The things my home lacked as I grew up were racial slurs, hateful language, homophobia, and buried feelings. We talked everything out, we loved everyone and our door was open for anyone who needed us. My dad saw the sex workers he helped as peers and my mom’s best friend in the world was a gay man at a time when it wasn’t so safe to be openly gay.

My mom and dad were real-life superheroes. This is how I have always seen them. They didn’t just give me an amazing life. They fought for strangers to have amazing lives and they managed to fill our childhood with more wonder and adventure than I’ve ever been able to recreate for my kids.

I’m not telling you all of this to gloat or to brag. I’m telling you all of this so you have some kind of an idea of just how much things have changed. My parents drove it into our heads that all humans were equal, so hard that my brother and I have never once thought to question it. Now, I’ve learned that my parents follow the online presence of a homophobic, white supremacist, wife-beater. It’s not possible to express in words just how shocking this is. It is not hyperbole when I say that my mom and my dad were the last two people on earth I ever thought would give a moment’s attention to a white supremacist.

But here we are. My anti-violence, Gandhi-loving hippie parents are sending me links to a website they revere, written by a white supremacist, homophobic, gun nut. Telling me things like,

"Also censored by MSM is what really happened to the Ever Given boat (owned by the Clinton Foundation and Walmart) that got stuck in the Suez Canal. They found weapons of mass destruction and other weapons that would ruin the earth. They also found 1200 dead bodies and 1300 children."

And the bad news is that despite getting vaccinated for us, my parents have been lying to us for a year. They're deeper than ever into Qanon and its ludicrous beliefs and my brother and I only just realized how bad it was when we noticed they had drained their banking and investment accounts. We have no idea where the money is.

So, I’m doing the only fucking thing I know how to do. I’m writing about it. If it helps just one of you feel less lost without the people who were once your safe space, then it is not in vain. We'll cover what's happened in the past year, and we'll look back at my childhood to figure out if there were warning signs of this and I'll even keep you up to date with what's happening now and if we ever do figure out what they did with the tens of thousands of dollars they withdrew from their accounts.

This series is going to be written delicately, because I have a family to think about and feelings to protect. As such, some of the more personal content will be posted as Patron-only content on my Patreon page. Sign up today to get the next installment in this series a day early and have access to the extra material I'm not super keen on posting publicly.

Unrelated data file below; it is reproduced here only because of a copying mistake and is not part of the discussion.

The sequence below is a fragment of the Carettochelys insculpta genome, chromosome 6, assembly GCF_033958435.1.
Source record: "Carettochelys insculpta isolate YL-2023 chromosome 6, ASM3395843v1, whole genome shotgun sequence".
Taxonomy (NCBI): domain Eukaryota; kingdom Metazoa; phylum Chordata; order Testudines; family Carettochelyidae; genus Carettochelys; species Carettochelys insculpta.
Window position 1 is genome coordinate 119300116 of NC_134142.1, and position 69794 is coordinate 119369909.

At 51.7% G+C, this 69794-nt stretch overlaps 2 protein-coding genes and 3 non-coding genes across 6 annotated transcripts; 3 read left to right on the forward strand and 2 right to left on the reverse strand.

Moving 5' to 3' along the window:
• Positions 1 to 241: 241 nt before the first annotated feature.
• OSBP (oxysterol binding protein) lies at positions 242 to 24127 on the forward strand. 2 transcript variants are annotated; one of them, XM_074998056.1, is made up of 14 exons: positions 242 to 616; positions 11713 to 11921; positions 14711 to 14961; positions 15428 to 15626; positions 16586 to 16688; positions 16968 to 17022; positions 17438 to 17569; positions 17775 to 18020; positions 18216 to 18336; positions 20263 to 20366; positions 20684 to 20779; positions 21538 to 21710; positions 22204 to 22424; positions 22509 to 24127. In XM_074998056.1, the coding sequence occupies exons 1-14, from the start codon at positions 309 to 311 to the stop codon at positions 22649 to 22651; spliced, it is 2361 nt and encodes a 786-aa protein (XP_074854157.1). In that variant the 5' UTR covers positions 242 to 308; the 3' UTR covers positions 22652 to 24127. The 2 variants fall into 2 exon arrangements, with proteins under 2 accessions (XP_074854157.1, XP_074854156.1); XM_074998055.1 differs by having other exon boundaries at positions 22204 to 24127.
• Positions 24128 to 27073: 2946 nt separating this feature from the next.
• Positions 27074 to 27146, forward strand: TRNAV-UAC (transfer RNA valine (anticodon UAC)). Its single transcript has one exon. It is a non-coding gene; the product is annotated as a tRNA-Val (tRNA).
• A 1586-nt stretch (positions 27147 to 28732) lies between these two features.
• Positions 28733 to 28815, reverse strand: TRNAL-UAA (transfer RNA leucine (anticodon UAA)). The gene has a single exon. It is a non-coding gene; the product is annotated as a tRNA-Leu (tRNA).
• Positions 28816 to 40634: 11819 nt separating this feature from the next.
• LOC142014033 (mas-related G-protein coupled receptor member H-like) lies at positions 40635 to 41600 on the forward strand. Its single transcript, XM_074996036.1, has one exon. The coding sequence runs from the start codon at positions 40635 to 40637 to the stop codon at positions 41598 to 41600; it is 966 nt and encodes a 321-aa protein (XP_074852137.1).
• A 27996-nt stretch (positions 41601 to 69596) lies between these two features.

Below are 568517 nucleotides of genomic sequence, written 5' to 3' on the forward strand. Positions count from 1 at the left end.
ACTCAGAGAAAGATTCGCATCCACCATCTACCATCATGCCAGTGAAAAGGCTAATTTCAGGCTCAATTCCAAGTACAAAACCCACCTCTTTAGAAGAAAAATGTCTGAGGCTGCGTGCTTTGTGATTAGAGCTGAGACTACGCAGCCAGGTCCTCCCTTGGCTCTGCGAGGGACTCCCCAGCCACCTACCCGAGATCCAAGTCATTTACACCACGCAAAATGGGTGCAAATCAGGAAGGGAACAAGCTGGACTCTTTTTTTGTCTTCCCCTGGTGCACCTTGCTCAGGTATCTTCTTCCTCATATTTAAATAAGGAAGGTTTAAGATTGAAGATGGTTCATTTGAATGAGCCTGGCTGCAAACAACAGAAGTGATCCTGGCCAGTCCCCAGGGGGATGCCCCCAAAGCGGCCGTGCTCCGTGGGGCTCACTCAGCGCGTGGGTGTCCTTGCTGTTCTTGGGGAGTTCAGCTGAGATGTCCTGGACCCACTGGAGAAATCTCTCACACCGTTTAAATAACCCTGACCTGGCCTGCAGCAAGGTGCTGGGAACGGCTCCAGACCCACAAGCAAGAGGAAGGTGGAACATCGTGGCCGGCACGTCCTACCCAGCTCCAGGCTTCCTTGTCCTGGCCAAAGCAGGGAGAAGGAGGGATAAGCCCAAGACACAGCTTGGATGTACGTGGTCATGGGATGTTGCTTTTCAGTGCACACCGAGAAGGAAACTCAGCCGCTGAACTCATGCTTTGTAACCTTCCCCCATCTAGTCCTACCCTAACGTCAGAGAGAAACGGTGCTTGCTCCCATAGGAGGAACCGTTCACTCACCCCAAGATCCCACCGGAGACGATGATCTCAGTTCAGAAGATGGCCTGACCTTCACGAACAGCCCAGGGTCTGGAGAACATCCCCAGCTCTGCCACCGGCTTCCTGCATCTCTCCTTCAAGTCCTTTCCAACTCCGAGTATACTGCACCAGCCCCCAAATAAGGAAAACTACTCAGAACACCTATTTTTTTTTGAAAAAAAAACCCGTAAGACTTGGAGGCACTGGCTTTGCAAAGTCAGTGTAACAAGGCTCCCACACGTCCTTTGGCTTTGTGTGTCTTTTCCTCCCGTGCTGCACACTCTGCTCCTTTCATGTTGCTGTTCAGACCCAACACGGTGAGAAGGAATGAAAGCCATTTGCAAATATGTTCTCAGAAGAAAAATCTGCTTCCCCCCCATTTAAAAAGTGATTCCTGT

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8 komentarzy

01 maj 2022

Wishing you strength and possibly the ability to detach. . It must be very hard.

Two thoughts I might share:

One is that your parents could be in early stages of dementia where reason falters and paranoia and emotion take centre stage. Testing for cognitive decline could possibly be helpful.

Two is the thought that many people who are kind and generally share progressive ideals have a mystical, non-scienctific underpinning to their understanding of the world and a strong mistrust of large institutions. They tend to be feelings-based and attracted to charismatic personalities, simplistic explanations and magical solutions. They seem to be more susceptible to cultism than people with a strong underpinning of logical thought and scientific knowledge. I …


Alanis Garcia
Alanis Garcia
30 kwi 2022

It’s hard to believe they could go from what they were to this but cults are insidious and like abusive partners they are well adept at hiding the red flags until one is trapped. I’m so sorry for you, your brother.


Jane Ravenswood
Jane Ravenswood
28 kwi 2022

In my experience, there is a certain type of person who needs to believe they are special and have some magical insight into the universe. They end up as cultists, be it Christian, Q, "counter-culture", etc.


28 kwi 2022

I hope your parents change but my family probably never will.


28 kwi 2022

My whole biological family minus one person are all in that cult.

They're so damned ignorant.